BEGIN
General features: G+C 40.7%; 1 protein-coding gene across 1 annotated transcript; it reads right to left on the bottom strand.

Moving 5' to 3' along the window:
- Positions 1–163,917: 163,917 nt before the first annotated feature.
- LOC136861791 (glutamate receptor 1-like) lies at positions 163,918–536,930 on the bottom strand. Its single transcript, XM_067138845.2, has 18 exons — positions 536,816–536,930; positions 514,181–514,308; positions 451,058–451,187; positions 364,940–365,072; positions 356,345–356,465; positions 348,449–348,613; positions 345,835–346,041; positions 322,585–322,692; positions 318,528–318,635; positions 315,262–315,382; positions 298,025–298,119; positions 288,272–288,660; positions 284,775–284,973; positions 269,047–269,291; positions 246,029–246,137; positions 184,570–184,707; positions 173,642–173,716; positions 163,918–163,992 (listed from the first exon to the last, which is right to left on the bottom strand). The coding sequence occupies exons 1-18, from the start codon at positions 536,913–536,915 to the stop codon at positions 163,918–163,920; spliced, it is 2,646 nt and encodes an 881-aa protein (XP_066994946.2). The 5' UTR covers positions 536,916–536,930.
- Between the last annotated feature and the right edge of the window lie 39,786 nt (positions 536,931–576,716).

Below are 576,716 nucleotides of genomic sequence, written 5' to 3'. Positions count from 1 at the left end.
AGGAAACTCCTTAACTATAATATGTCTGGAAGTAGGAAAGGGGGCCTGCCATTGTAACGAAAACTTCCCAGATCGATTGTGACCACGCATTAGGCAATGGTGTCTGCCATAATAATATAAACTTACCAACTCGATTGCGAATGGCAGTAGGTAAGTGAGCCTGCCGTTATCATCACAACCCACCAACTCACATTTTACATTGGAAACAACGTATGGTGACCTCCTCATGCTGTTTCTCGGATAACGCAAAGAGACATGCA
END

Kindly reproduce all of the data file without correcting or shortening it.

General features: G+C 40.7%; 1 protein-coding gene across 1 annotated transcript; it reads right to left on the bottom strand.

Moving 5' to 3' along the window:
- Positions 1–163,917: 163,917 nt before the first annotated feature.
- LOC136861791 (glutamate receptor 1-like) lies at positions 163,918–536,930 on the bottom strand. Its single transcript, XM_067138845.2, has 18 exons — positions 536,816–536,930; positions 514,181–514,308; positions 451,058–451,187; positions 364,940–365,072; positions 356,345–356,465; positions 348,449–348,613; positions 345,835–346,041; positions 322,585–322,692; positions 318,528–318,635; positions 315,262–315,382; positions 298,025–298,119; positions 288,272–288,660; positions 284,775–284,973; positions 269,047–269,291; positions 246,029–246,137; positions 184,570–184,707; positions 173,642–173,716; positions 163,918–163,992 (listed from the first exon to the last, which is right to left on the bottom strand). The coding sequence occupies exons 1-18, from the start codon at positions 536,913–536,915 to the stop codon at positions 163,918–163,920; spliced, it is 2,646 nt and encodes an 881-aa protein (XP_066994946.2). The 5' UTR covers positions 536,916–536,930.
- Between the last annotated feature and the right edge of the window lie 39,786 nt (positions 536,931–576,716).

Below are 576,716 nucleotides of genomic sequence, written 5' to 3'. Positions count from 1 at the left end.
AGGAAACTCCTTAACTATAATATGTCTGGAAGTAGGAAAGGGGGCCTGCCATTGTAACGAAAACTTCCCAGATCGATTGTGACCACGCATTAGGCAATGGTGTCTGCCATAATAATATAAACTTACCAACTCGATTGCGAATGGCAGTAGGTAAGTGAGCCTGCCGTTATCATCACAACCCACCAACTCACATTTTACATTGGAAACAACGTATGGTGACCTCCTCATGCTGTTTCTCGGATAACGCAAAGAGACATGCA